Around New England

Rayla Campbell Will Run Write-In Campaign For Congress This November

September 16, 2020

Rayla Campbell didn’t make the November ballot, but she will continue her campaign.

The Republican from Randolph will run a write-in campaign against incumbent Democratic U.S. Representative Ayanna Pressley (D-Dorchester) in Massachusetts’s Seventh Congressional District after she was unable to make the ballot while running a write-in/sticker campaign in the September 1 GOP primary.

“A job half done is as good as none,’ she tweeted on Wednesday morning. “My plan is to run my little campaign and be a thorn in their side through November.”

“I didn’t work this hard to give up 2 months before the finish,” she continued. “People donated and people deserve my best effort. I’ll be around Democrats and that goes for those who seek to oppose, silence or slander me from both sides. I’ll be seeing you.”

Campbell received 1,202 votes in the primary, and needed at least 2,000 to make the ballot.

Campbell challenged the Secretary of the Commonwealth’s office’s decision to keep her off the ballot. She argued that because the state lowered the signature threshold for candidates to get on the primary ballot due to the coronavirus emergency and in a normal year, the write-in vote requirement and signature requirement are the same, that she should’ve only needed 1,000 votes to make this November ballot.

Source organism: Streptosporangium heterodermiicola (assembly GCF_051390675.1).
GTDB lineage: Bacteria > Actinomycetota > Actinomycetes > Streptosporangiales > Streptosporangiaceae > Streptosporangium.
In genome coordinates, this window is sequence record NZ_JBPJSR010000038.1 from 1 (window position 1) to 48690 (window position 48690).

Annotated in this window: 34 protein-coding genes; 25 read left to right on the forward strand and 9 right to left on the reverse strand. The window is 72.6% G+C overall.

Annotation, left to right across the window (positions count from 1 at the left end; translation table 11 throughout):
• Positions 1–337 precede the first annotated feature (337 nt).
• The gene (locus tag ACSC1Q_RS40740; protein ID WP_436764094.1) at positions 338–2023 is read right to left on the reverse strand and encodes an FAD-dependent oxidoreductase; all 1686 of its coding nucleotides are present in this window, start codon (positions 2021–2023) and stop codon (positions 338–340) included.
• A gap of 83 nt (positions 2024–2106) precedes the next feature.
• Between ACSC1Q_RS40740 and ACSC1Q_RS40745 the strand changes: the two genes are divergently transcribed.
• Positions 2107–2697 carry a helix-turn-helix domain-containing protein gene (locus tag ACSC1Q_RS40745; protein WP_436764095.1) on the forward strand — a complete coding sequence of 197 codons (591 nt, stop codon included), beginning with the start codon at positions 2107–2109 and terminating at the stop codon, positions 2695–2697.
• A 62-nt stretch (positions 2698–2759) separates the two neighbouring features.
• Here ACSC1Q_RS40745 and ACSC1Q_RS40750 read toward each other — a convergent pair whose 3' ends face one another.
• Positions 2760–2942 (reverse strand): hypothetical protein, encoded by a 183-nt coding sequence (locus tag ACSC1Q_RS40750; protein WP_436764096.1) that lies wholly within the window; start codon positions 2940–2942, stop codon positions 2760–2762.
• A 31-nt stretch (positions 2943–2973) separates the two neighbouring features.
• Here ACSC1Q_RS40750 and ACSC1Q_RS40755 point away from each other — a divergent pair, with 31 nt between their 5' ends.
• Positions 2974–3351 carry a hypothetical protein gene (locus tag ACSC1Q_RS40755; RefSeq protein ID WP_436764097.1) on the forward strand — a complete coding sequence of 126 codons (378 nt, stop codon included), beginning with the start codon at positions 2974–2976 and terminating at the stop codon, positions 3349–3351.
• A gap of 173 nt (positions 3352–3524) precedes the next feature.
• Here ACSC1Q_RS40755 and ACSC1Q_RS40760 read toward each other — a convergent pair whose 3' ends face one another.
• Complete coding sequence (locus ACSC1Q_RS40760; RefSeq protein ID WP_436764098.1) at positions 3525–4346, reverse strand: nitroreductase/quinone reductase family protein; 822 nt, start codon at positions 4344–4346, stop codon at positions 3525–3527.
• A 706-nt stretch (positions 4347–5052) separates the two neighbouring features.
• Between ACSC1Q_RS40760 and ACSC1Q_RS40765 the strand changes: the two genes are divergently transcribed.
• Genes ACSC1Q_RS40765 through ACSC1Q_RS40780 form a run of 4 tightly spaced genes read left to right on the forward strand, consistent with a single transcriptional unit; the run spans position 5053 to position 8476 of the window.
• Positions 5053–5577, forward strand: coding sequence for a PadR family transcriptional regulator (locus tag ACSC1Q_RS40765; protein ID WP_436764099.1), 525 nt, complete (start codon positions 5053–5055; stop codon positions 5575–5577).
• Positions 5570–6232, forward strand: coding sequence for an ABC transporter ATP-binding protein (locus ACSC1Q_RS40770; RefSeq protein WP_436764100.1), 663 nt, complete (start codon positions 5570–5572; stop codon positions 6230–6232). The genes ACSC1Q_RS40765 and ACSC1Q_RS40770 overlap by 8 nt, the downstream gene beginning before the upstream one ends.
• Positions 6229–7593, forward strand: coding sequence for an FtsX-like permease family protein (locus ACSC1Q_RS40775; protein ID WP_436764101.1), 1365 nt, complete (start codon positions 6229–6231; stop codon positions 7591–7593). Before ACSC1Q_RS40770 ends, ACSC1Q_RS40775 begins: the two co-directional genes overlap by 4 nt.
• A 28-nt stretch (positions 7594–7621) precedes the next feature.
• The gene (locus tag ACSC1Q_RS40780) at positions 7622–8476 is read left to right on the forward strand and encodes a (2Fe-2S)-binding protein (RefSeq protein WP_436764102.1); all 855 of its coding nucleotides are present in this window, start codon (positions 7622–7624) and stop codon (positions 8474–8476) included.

However, the Massachusetts Supreme Judicial Court ruled against her on Monday, September 14. The court referred to Goldstein v. Massachusetts, a decision that cut the signature requirement in half for candidates to get onto the primary ballot.

“In Goldstein, because of the extraordinary circumstances then existing, we granted narrowly tailored equitable relief from § 44. We neither considered nor opined on whether the number of write-in votes required under § 40 to appear on the November 3 general election ballot should be reduced. In fact, we specifically made clear that our holding was “limited to the primary election . . . and [did] not affect the minimum signature requirements for the general election this year or for the primary elections in any other year.” Id. at 518. Thus, it does not follow from Goldstein that Campbell is entitled to be placed on the general election ballot as a result of having received more than 1,000 write-in votes in the primary. “